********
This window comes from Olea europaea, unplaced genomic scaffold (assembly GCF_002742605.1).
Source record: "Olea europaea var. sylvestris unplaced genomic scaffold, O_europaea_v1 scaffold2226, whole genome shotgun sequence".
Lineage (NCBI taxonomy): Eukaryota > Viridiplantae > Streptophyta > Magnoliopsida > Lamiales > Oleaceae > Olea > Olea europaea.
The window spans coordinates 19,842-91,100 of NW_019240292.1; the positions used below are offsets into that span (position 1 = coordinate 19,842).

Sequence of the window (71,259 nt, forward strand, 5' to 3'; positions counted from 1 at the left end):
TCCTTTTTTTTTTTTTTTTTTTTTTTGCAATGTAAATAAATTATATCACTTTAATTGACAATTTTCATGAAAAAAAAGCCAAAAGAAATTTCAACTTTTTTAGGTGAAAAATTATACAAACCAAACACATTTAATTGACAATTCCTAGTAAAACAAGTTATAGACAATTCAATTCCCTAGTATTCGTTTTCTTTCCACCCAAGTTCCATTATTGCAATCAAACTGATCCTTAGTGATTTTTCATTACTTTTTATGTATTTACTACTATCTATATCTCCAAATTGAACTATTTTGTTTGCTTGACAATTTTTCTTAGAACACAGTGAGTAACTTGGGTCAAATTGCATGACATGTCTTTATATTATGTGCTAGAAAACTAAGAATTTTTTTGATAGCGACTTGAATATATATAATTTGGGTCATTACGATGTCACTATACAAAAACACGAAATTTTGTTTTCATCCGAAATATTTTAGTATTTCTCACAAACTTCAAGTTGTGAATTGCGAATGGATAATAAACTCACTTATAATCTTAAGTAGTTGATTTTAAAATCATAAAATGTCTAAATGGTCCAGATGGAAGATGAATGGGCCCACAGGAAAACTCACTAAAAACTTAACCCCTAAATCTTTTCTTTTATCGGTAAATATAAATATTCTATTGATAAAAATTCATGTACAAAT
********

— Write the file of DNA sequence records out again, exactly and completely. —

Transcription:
This window comes from Olea europaea, unplaced genomic scaffold (assembly GCF_002742605.1).
Source record: "Olea europaea var. sylvestris unplaced genomic scaffold, O_europaea_v1 scaffold2226, whole genome shotgun sequence".
Lineage (NCBI taxonomy): Eukaryota > Viridiplantae > Streptophyta > Magnoliopsida > Lamiales > Oleaceae > Olea > Olea europaea.
The window spans coordinates 19,842-91,100 of NW_019240292.1; the positions used below are offsets into that span (position 1 = coordinate 19,842).

Sequence of the window (71,259 nt, forward strand, 5' to 3'; positions counted from 1 at the left end):
TCCTTTTTTTTTTTTTTTTTTTTTTTGCAATGTAAATAAATTATATCACTTTAATTGACAATTTTCATGAAAAAAAAGCCAAAAGAAATTTCAACTTTTTTAGGTGAAAAATTATACAAACCAAACACATTTAATTGACAATTCCTAGTAAAACAAGTTATAGACAATTCAATTCCCTAGTATTCGTTTTCTTTCCACCCAAGTTCCATTATTGCAATCAAACTGATCCTTAGTGATTTTTCATTACTTTTTATGTATTTACTACTATCTATATCTCCAAATTGAACTATTTTGTTTGCTTGACAATTTTTCTTAGAACACAGTGAGTAACTTGGGTCAAATTGCATGACATGTCTTTATATTATGTGCTAGAAAACTAAGAATTTTTTTGATAGCGACTTGAATATATATAATTTGGGTCATTACGATGTCACTATACAAAAACACGAAATTTTGTTTTCATCCGAAATATTTTAGTATTTCTCACAAACTTCAAGTTGTGAATTGCGAATGGATAATAAACTCACTTATAATCTTAAGTAGTTGATTTTAAAATCATAAAATGTCTAAATGGTCCAGATGGAAGATGAATGGGCCCACAGGAAAACTCACTAAAAACTTAACCCCTAAATCTTTTCTTTTATCGGTAAATATAAATATTCTATTGATAAAAATTCATGTACAAAT